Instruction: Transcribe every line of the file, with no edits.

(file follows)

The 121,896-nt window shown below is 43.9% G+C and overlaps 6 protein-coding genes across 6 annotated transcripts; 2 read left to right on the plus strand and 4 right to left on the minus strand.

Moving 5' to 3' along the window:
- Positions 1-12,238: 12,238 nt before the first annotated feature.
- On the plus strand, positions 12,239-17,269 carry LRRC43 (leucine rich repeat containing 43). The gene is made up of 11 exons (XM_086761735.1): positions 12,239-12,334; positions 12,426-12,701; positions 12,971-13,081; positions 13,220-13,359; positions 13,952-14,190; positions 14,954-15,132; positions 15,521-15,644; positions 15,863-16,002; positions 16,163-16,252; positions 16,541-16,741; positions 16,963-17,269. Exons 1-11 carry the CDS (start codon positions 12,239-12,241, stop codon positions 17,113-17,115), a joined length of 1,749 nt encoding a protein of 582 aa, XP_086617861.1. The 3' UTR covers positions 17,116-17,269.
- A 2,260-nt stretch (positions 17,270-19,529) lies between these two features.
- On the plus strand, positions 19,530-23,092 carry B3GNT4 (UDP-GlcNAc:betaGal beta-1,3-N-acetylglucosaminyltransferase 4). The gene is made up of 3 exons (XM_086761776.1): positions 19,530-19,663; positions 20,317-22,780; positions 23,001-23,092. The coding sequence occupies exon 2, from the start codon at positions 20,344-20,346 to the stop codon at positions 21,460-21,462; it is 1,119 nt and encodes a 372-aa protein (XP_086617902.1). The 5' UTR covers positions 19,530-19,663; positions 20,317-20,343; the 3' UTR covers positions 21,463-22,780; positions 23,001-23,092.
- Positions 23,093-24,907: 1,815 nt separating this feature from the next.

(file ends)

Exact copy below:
The 121,896-nt window shown below is 43.9% G+C and overlaps 6 protein-coding genes across 6 annotated transcripts; 2 read left to right on the plus strand and 4 right to left on the minus strand.

Moving 5' to 3' along the window:
- Positions 1-12,238: 12,238 nt before the first annotated feature.
- On the plus strand, positions 12,239-17,269 carry LRRC43 (leucine rich repeat containing 43). The gene is made up of 11 exons (XM_086761735.1): positions 12,239-12,334; positions 12,426-12,701; positions 12,971-13,081; positions 13,220-13,359; positions 13,952-14,190; positions 14,954-15,132; positions 15,521-15,644; positions 15,863-16,002; positions 16,163-16,252; positions 16,541-16,741; positions 16,963-17,269. Exons 1-11 carry the CDS (start codon positions 12,239-12,241, stop codon positions 17,113-17,115), a joined length of 1,749 nt encoding a protein of 582 aa, XP_086617861.1. The 3' UTR covers positions 17,116-17,269.
- A 2,260-nt stretch (positions 17,270-19,529) lies between these two features.
- On the plus strand, positions 19,530-23,092 carry B3GNT4 (UDP-GlcNAc:betaGal beta-1,3-N-acetylglucosaminyltransferase 4). The gene is made up of 3 exons (XM_086761776.1): positions 19,530-19,663; positions 20,317-22,780; positions 23,001-23,092. The coding sequence occupies exon 2, from the start codon at positions 20,344-20,346 to the stop codon at positions 21,460-21,462; it is 1,119 nt and encodes a 372-aa protein (XP_086617902.1). The 5' UTR covers positions 19,530-19,663; positions 20,317-20,343; the 3' UTR covers positions 21,463-22,780; positions 23,001-23,092.
- Positions 23,093-24,907: 1,815 nt separating this feature from the next.